IQ 1000 versus "They've Gone About as Far as They Can Go?"
Steve Hsu and PZ Myers are apparently engaged in a bit of mutual trash talk. The subject is whether the human IQ can be significantly enhanced by genetic manipulation, with Steve, naturally, saying yea and a nay from PZ. I'm far from being a fan of Myers - he's way too dogmatic for my taste - but I would definitely give him this one on points. Myers:
Stephen Hsu thinks super intelligent humans are coming. He thinks this because he’s very impressed with genetic engineering (he’s a physicist), and believes that the way to make people more intelligent is to adjust their genes, and therefore, more gene tweaking will lead to more intelligent people, inevitably. And not just intelligent, but super-intelligent, with IQs about 1000, even though he has no idea what that means, or for that matter, even though no one really knows what an IQ of 100 means. We’re going to figure out all the genes that are involved in intelligence, and then we’ll just turn the knob on each one of them up to their maximum, and boom, super-humans.
But here’s the thing: those early modern humans were pretty much indistinguishable from us today. They were about the same size, looked about the same, had the same capabilities we do now. If we used a time machine to go back and kidnap a Cro Magnon baby, bring her to our time and raise her in an ordinary American home, she’d probably grow up to play video games, shop at the mall, get a college degree, and land a job at an investment bank, and do just fine. Most of the evolving humanity has done since seems to be focused on their immune system and adaptations to agriculture and urban living.
One has to wonder, if IQ is such a great boon to humanity, why hasn’t the biological basis for it shown much improvement in the last 100,000 years? Evolution is far better at tinkering than humans are, and has been tweaking our species for a long, long time, but super-brains haven’t emerged yet. Somehow, genetic engineering is going to find amazing new solutions to intelligence, a quality of the brain that we don’t even understand yet, and cause a great leap upward? Unlikely.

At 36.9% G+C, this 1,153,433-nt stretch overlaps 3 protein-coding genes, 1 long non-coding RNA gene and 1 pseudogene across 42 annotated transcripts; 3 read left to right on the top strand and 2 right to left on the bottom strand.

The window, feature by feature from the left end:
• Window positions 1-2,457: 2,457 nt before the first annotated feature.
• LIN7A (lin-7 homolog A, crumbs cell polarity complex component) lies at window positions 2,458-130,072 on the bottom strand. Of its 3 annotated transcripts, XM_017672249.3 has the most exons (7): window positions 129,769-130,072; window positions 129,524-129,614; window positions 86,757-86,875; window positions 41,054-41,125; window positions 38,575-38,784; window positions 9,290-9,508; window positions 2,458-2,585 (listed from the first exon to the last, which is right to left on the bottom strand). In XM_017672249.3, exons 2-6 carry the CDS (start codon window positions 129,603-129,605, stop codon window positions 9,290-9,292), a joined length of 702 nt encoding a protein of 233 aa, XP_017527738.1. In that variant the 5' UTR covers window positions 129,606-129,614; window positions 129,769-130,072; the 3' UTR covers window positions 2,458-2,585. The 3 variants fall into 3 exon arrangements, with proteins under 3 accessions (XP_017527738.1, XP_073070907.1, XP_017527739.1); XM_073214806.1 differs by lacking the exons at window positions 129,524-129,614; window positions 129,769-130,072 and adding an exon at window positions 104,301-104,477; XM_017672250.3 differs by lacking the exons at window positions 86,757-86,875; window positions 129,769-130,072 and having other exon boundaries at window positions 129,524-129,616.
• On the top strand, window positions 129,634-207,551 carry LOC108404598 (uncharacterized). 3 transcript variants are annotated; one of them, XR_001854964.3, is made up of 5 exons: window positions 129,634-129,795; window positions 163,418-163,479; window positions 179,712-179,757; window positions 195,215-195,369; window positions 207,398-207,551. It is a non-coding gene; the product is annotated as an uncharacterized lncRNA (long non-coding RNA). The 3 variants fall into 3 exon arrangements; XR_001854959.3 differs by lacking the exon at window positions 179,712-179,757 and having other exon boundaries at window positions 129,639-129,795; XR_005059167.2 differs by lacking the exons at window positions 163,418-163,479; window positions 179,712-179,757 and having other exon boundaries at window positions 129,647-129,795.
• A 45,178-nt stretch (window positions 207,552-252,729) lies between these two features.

Read more: http://freethoughtblogs.com/pharyngula/2016/04/05/superbrains-will-not-come-out-of-a-test-tube/#ixzz45Arqxfba
There is a whole lot of unproven BS in that second paragraph, and I wasn't too impressed by three, either, but YMMV.
Myers makes the highly dubious claim that most differences in IQ are due to environment, but he makes the far more credible claim that tweaking all the 10,000 genes Hsu thinks influence IQ to maximize IQ would have a hella lot of unplanned side effects. Let me mention a clear example.
There is a gene known as SRGAP2 that's highly conserved in our lineage. Mice have a copy, and so do gorillas. Modern humans have four copies. Inhibiting the action of the mouse ortholog promotes some kinds of brain growth. The extra copies acquired in the human lineage seem to have been sequentially acquired just when the human brain size took it's big jumps from Chimp size to human size.
There is a punch line in the mechanism of action. The extra copies are incomplete, and seem to act only or mainly by inhibition of the original SRGAP2 A protein. Physiologically, this looks like a blunt instrument.
Steve has replied to the critique on his blog. His strongest argument seems to be that there really have been some super smart people. Would this be a great world if everybody was as smart as John von Neumann or Terry Tao? Beats the hell out of me. Would the world be any better if we could all be like Mike (Michael Jordan) or Lebron James? The extraordinary are always in some sense freaks of nature. Maybe our world needs more of one variety or another, but evolution suggests that for much of our history it wasn't so.